Here’s how to fire a bad caddy, in four steps

March 22, 2019
irca 1945: Full-length image of an elderly man and woman standing on a golf course beside the pin, as the man lights a cigar. The woman stands with a bag of clubs. (Photo by Harold M. Lambert/Lambert/Getty Images)

1. Don’t Make It Personal

Avoid bringing up bad experiences or placing the blame for poor play on your caddie. Ultimately, you are the one hitting the shot. You’re making this change to improve, not to point a finger.

2. Be Clear

The worst thing to do is leave your caddie in No Man’s Land. Thank him or her for their contribution and tell them that you might recommend them to another player if you feel it’s the right fit. That may never happen, but getting into the details will only upset both of you.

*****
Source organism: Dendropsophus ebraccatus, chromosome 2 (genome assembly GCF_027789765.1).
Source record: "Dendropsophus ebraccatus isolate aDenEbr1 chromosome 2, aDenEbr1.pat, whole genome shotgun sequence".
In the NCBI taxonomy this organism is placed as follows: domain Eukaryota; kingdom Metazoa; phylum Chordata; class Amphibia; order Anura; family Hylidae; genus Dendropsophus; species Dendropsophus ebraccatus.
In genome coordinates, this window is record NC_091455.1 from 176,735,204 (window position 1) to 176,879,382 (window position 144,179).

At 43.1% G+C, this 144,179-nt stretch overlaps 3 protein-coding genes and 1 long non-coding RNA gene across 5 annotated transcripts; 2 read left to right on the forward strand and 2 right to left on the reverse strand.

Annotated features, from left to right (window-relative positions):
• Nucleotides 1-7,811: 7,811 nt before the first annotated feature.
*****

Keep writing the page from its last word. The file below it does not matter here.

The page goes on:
3. Offer a Separation Tip

Greenbacks, not life advice, smart guy. Feelings hurt less with a few bucks on the way out the door. Place it in an envelope and tell them, “Thank you for all that you have done for me.” Leave on a positive.

4. Use Discretion

Be careful what you tell your friends and playing partners, because news travels fast (especially bad news), and gossip travels even faster. Just tell them you wanted to make a change and leave it at that. Whatever you do, don’t give in to the urge to badmouth your former looper.